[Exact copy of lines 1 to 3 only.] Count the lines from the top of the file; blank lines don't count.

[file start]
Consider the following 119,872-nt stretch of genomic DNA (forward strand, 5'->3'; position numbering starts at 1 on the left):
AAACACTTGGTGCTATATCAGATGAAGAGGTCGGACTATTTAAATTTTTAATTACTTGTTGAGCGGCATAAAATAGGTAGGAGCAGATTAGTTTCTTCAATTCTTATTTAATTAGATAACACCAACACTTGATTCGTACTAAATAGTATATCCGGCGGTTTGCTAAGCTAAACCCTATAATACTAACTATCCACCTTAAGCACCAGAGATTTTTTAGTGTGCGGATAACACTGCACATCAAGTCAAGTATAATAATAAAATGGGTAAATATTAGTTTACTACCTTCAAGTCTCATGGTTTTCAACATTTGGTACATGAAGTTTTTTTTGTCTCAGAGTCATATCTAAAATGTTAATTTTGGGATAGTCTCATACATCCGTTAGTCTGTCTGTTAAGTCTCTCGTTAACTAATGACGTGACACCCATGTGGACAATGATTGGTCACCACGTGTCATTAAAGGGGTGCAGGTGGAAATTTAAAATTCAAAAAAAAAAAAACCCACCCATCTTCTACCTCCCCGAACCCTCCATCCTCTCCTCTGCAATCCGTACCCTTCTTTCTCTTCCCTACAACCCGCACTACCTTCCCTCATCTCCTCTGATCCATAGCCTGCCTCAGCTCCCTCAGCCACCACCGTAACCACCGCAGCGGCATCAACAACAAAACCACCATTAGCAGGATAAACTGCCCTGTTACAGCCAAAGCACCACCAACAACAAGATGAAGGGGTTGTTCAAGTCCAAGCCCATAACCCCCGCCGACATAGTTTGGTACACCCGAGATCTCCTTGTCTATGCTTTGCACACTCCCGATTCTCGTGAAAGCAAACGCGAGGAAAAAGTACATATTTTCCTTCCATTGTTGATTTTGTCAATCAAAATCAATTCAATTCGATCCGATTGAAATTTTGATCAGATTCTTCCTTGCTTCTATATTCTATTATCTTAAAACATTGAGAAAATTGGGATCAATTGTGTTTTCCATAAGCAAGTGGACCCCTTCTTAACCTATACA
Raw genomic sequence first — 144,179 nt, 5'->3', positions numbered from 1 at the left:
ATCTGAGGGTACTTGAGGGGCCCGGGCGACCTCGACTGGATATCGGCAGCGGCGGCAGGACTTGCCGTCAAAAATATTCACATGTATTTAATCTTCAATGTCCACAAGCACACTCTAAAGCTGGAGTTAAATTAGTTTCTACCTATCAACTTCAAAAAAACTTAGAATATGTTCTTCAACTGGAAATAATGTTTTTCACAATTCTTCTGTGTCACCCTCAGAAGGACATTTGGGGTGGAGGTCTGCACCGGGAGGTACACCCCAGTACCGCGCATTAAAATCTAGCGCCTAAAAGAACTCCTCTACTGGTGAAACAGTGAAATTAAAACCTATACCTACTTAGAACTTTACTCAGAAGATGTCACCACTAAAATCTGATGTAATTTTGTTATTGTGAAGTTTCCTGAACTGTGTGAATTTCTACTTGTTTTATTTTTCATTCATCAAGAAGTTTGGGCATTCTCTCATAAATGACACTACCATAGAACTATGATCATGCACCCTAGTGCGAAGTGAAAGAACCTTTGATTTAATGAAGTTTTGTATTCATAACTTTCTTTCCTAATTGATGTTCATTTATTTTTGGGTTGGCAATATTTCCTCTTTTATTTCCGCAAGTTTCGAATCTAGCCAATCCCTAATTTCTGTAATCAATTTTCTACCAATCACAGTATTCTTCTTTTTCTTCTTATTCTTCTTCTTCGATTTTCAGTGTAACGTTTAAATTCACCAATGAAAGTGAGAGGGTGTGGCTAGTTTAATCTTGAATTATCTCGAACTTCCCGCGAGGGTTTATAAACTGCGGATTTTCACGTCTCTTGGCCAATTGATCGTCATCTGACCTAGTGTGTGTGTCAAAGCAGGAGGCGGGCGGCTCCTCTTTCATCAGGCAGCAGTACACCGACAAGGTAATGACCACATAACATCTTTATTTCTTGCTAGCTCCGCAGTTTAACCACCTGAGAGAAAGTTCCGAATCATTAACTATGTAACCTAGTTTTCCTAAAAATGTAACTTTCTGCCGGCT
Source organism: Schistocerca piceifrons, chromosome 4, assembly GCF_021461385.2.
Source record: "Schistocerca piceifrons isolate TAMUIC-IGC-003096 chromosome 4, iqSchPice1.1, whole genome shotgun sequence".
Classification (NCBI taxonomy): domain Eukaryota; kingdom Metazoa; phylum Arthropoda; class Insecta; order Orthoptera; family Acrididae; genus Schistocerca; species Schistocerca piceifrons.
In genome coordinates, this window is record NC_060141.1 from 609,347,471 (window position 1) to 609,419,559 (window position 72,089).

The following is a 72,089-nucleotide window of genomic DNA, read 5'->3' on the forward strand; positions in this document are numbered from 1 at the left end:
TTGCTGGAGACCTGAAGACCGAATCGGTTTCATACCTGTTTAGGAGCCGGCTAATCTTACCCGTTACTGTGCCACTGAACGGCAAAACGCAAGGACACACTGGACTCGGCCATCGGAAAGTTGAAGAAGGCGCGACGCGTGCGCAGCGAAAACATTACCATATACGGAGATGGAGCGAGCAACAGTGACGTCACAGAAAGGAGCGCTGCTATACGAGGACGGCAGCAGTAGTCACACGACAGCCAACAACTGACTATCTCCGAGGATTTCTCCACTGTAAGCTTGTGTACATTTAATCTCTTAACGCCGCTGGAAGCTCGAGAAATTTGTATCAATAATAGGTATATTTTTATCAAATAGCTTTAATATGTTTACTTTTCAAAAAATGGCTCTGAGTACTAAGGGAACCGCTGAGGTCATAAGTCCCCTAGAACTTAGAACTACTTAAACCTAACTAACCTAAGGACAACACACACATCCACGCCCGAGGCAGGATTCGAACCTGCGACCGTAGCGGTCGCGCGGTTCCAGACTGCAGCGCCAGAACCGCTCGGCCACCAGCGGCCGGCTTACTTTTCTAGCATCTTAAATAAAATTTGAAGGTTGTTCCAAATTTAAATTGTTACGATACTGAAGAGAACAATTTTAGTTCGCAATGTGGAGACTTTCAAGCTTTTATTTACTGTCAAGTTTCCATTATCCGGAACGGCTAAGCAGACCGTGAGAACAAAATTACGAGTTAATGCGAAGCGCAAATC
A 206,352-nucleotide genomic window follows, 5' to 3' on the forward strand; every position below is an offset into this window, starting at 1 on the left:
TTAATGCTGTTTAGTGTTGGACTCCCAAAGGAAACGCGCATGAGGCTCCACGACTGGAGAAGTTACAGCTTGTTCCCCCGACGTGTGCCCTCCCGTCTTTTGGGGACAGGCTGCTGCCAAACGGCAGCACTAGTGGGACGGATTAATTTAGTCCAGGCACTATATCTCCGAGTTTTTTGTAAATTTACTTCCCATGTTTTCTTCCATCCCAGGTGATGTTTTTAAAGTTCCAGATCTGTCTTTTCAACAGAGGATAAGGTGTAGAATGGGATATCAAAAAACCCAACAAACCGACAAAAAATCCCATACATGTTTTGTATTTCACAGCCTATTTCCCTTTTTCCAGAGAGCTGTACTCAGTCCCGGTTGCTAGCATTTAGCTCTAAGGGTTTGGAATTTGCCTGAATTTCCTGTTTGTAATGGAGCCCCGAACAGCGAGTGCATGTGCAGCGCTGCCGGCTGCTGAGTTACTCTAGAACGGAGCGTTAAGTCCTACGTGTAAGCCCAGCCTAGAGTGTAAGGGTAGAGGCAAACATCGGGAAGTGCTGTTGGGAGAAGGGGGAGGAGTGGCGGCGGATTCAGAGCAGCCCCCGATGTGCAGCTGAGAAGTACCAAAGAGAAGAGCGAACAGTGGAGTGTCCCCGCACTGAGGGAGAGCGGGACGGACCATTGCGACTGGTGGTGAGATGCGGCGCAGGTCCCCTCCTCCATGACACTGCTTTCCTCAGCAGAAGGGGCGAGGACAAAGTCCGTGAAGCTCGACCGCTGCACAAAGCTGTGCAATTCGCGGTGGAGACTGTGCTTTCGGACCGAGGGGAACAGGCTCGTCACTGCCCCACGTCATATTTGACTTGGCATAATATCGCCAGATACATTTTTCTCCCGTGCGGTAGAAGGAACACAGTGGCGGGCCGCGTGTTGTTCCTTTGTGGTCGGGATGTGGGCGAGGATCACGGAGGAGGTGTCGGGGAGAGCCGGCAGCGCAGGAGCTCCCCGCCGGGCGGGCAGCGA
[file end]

Consider the following 119,872-nt stretch of genomic DNA (forward strand, 5'->3'; position numbering starts at 1 on the left):
AAACACTTGGTGCTATATCAGATGAAGAGGTCGGACTATTTAAATTTTTAATTACTTGTTGAGCGGCATAAAATAGGTAGGAGCAGATTAGTTTCTTCAATTCTTATTTAATTAGATAACACCAACACTTGATTCGTACTAAATAGTATATCCGGCGGTTTGCTAAGCTAAACCCTATAATACTAACTATCCACCTTAAGCACCAGAGATTTTTTAGTGTGCGGATAACACTGCACATCAAGTCAAGTATAATAATAAAATGGGTAAATATTAGTTTACTACCTTCAAGTCTCATGGTTTTCAACATTTGGTACATGAAGTTTTTTTTGTCTCAGAGTCATATCTAAAATGTTAATTTTGGGATAGTCTCATACATCCGTTAGTCTGTCTGTTAAGTCTCTCGTTAACTAATGACGTGACACCCATGTGGACAATGATTGGTCACCACGTGTCATTAAAGGGGTGCAGGTGGAAATTTAAAATTCAAAAAAAAAAAAACCCACCCATCTTCTACCTCCCCGAACCCTCCATCCTCTCCTCTGCAATCCGTACCCTTCTTTCTCTTCCCTACAACCCGCACTACCTTCCCTCATCTCCTCTGATCCATAGCCTGCCTCAGCTCCCTCAGCCACCACCGTAACCACCGCAGCGGCATCAACAACAAAACCACCATTAGCAGGATAAACTGCCCTGTTACAGCCAAAGCACCACCAACAACAAGATGAAGGGGTTGTTCAAGTCCAAGCCCATAACCCCCGCCGACATAGTTTGGTACACCCGAGATCTCCTTGTCTATGCTTTGCACACTCCCGATTCTCGTGAAAGCAAACGCGAGGAAAAAGTACATATTTTCCTTCCATTGTTGATTTTGTCAATCAAAATCAATTCAATTCGATCCGATTGAAATTTTGATCAGATTCTTCCTTGCTTCTATATTCTATTATCTTAAAACATTGAGAAAATTGGGATCAATTGTGTTTTCCATAAGCAAGTGGACCCCTTCTTAACCTATACA
Raw genomic sequence first — 144,179 nt, 5'->3', positions numbered from 1 at the left: